Publication Date

Spring 2020

Advisor(s) - Committee Chair

Leslie North (Director), Jason Polk, David Keeling

Degree Program

Department of Geography and Geology

Degree Type

Master of Science


The natural environment provides the opportunity for educators to teach the general public about scientific topics that are misunderstood. Arctic tourism has increased as accessibility to these regions has improved. Informal learning is a valuable yet extremely understudied phenomenon within the tourism industry. Iceland is a country that lies in the North Atlantic and has experienced a significant increase in foreign visitors over the past decade. Of the natural features in Iceland, glaciers have become a top attraction for visitors. Since thousands of visitors participate in guided glacier tours annually in Iceland, an opportunity to couple glacier tourism with informal education is created. This study utilized a mixed-methods approach of pre- and postoutcome assessments, semi-structured interviews, and observations to evaluate tourist perceptions during a guided glacier tour at three popular destinations in Iceland: Sólheimajökull, Into the Glacier, and Jökulsárlón. This project aimed to assess the outcomes and applicability of informal environmental education to teach about climate change during a guided glacier tour. Results identified that learning outcomes were similar among sites. Each guided glacier tourism experience is unique in nature, but collectively produced individuals that had widened perspectives and increased understanding of glaciers and climate change.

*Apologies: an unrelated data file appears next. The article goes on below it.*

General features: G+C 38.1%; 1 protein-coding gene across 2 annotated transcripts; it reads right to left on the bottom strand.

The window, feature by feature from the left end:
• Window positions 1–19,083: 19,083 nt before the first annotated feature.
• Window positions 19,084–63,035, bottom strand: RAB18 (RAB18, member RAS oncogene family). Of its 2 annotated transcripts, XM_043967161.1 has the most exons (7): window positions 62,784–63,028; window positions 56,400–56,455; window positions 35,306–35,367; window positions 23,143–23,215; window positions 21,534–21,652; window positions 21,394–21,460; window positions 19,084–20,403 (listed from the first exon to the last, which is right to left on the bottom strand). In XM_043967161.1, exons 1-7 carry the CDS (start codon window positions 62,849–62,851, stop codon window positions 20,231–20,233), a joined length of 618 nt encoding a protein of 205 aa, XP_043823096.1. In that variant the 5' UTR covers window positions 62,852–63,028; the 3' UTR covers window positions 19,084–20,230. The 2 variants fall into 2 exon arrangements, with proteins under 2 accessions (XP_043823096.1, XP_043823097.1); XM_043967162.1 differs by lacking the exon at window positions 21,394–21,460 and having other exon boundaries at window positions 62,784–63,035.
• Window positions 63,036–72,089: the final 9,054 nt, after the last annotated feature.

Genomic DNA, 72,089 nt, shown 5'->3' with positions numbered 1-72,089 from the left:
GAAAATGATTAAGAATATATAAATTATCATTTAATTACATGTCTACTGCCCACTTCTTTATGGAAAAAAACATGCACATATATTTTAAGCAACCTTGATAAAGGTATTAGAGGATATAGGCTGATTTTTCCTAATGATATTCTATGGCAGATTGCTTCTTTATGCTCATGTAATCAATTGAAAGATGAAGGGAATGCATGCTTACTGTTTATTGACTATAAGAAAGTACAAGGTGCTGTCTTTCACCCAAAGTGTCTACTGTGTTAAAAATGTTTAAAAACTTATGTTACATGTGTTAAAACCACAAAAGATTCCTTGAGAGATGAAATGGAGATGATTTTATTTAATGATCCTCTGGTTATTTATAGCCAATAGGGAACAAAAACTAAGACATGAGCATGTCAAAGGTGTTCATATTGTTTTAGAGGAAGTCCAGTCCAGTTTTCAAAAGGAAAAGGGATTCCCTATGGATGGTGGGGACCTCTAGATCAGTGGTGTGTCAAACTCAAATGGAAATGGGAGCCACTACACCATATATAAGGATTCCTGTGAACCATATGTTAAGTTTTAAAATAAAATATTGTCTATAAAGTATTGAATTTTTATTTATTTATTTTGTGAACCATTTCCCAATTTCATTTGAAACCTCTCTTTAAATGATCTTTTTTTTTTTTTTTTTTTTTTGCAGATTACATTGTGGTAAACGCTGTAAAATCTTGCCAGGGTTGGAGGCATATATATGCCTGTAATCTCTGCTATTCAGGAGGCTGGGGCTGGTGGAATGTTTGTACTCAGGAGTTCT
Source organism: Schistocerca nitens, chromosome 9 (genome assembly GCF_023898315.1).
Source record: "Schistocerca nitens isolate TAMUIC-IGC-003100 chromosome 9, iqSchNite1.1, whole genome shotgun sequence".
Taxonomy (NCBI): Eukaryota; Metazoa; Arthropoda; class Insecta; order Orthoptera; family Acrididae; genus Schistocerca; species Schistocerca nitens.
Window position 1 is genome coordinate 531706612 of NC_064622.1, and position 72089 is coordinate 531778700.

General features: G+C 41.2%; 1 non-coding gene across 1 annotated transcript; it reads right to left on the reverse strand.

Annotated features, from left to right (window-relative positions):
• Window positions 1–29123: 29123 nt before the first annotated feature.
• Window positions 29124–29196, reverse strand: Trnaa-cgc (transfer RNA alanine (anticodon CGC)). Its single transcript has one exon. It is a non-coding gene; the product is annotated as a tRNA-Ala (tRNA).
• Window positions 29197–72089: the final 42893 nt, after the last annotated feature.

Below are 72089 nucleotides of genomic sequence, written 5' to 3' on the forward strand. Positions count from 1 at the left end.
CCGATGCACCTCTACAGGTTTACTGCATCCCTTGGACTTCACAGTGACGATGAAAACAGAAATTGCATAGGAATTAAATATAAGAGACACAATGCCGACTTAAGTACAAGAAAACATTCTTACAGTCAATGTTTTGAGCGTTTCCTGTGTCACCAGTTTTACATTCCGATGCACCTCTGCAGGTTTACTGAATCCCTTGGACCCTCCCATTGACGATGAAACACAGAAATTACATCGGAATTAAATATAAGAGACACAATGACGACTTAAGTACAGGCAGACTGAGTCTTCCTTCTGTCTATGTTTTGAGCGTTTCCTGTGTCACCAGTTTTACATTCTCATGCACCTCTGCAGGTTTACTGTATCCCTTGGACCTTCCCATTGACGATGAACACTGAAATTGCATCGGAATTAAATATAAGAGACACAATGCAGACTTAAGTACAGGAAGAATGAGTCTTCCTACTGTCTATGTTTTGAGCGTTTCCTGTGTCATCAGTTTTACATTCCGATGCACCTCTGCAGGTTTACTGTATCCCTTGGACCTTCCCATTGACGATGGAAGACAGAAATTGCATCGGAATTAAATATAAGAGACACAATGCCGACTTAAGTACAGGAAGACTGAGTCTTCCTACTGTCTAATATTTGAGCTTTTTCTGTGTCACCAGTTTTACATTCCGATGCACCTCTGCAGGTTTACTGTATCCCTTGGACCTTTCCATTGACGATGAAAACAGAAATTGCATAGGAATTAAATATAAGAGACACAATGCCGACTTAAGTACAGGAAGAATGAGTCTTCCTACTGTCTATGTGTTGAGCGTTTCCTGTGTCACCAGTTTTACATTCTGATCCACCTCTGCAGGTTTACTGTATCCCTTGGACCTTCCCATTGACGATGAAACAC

Environmental Education | Geography | Recreation, Parks and Tourism Administration